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OECD Int’l Tax Conference Panel Discusses Use of MAP to Improve Tax Certainty

Robert Sledz  

Robert Sledz  

On June 4, 2019, the OECD, in partnership with the U.S. Council for International Business (USCIB), continued its annual international tax conference in Washington, DC. This article covers the one of the morning panels that addressed improving tax certainty through use of mutual agreement procedure (MAP) under income tax treaties.

Editor’s Note: A member of the BEPS Global Currents team attended the 2019 OECD conference.

The following stakeholders spoke during the MAP panel session:

  • Grace Perez-Navarro, Deputy Director, OECD Centre for Tax Policy and Administration
  • Harry Roodbeen, Director, International Tax and Consumer Tax, Ministry of Finance, The Netherlands
  • John Hughes, Chair, OECD FTA MAP Forum; Director, APMA, Large Business and International (LB&I) Division, IRS
  • Rocco Femia, Member, Miller & Chevalier, Washington, DC
  • Elizabeth J. Stevens, Associate, Caplin & Drysdale, Chartered, Washington, DC

John Hughes started the panel discussion by saying that the OECD BEPS Action 14 country MAP peer reviews are on schedule, but it is not a rubber-stamp process. Peer review recommendations are discussed and debated by affected countries. He added that the first set of stage two MAP peer review reports will come out in coming months, which includes the U.S. The stage two reports will focus on how countries are addressing recommendations from the stage one MAP peer reviews.

While tax authority MAP processing time may vary greatly by country, it’s important to focus on the differences between transfer pricing and non-transfer pricing MAP cases, and the reasons for those differences, according to Mr. Hughes. For example, the U.K. and the Netherlands have a lot of MAP experience, so their tax authorities’ processing time is generally faster, compared to other countries. The IRS resolves most MAP cases to avoid double taxation for taxpayers. He still sees the same types of MAP cases being filed in the U.S. that involve relatively small tax amounts, but that end up taking up significant IRS time to resolve.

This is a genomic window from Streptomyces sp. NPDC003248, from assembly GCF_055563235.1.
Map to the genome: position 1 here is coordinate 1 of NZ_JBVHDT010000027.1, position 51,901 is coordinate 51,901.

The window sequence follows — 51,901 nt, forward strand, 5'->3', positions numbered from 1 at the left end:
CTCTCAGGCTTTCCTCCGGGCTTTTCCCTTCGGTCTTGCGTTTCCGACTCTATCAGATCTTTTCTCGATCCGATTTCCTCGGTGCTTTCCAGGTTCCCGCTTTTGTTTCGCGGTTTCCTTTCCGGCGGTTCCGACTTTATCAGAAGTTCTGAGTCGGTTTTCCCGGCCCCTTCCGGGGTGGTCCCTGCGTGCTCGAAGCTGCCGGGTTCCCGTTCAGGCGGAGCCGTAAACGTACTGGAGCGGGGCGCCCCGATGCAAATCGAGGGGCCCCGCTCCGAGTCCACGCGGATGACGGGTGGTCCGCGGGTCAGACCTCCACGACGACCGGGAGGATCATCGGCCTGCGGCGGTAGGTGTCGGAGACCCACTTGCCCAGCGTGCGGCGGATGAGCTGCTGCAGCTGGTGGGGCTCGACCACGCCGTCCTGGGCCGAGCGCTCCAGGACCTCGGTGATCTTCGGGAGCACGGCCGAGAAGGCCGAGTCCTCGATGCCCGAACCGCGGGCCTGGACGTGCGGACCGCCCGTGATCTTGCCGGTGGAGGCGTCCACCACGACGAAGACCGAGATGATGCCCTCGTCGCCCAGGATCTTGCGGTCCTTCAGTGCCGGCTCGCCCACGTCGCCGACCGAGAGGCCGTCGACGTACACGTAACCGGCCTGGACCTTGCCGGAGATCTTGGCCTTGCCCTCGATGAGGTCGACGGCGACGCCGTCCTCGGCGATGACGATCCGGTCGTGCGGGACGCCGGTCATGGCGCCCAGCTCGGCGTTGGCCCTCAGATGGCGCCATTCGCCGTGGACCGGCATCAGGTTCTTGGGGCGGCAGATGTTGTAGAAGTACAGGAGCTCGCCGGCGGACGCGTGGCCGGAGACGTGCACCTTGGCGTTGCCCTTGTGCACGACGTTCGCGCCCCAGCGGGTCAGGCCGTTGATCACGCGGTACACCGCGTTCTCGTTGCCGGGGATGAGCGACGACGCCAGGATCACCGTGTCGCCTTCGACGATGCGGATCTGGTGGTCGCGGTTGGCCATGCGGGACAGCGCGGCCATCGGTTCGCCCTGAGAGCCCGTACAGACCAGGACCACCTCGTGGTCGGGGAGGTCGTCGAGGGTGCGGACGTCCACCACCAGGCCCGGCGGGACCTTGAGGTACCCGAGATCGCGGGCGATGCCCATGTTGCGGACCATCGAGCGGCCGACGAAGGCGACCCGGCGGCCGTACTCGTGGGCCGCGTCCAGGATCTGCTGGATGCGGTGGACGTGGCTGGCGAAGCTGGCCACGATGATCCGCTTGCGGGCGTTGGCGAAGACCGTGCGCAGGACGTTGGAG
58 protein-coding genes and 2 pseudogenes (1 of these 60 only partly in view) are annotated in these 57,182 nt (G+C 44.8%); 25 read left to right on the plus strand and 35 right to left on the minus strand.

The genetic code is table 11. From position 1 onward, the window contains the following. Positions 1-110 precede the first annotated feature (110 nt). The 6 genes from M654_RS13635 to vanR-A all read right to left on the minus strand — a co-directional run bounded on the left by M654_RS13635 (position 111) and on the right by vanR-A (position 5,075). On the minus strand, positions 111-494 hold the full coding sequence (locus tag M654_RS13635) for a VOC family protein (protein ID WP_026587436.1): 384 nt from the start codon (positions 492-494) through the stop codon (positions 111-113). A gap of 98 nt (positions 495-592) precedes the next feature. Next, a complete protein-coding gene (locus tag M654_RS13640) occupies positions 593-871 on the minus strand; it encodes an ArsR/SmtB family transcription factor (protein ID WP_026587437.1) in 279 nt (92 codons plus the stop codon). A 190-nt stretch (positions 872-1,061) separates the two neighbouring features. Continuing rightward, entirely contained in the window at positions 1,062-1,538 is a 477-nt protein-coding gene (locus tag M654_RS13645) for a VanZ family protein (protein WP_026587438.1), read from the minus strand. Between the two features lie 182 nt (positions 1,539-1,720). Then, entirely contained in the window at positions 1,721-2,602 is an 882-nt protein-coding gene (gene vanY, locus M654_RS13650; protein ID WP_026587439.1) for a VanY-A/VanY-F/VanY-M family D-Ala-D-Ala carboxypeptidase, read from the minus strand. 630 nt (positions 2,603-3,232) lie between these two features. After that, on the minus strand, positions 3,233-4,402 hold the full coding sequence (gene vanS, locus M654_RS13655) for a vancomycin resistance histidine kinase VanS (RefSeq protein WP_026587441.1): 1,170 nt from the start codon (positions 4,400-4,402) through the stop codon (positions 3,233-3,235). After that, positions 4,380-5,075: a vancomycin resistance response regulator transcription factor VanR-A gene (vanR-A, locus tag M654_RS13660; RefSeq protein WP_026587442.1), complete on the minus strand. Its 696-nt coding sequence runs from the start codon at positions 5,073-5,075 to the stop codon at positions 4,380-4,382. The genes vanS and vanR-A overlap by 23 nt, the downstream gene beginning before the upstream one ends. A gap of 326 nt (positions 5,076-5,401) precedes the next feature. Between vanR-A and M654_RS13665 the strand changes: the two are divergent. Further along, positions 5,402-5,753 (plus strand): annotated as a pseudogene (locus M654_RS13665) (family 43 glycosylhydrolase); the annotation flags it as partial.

Harry Roodbeen said that the Netherlands closed its MAP cases faster in 2018, to reduce its MAP inventory for cases that it sees as not likely to result in resolution. He acknowledged that is not a good sign for taxpayers, but that is what the Netherlands has done to reduce its MAP inventory.

Countries have become more aware of importance of using MAP, as a result of BEPS Action 14 and the resulting country peer reviews, added Mr. Roodbeen. This has caused more dialogue among competent authorities, and made them aware of the necessity of meeting more often. He said taxpayers can improve the MAP process by being fully transparent to ensure their facts are fully developed, which creates trust with the competent authorities.

Mr. Roodbeen also said that advance pricing agreements (APAs) are likely to become more important, if Pillar 1 of OECD digital tax proposals is implemented.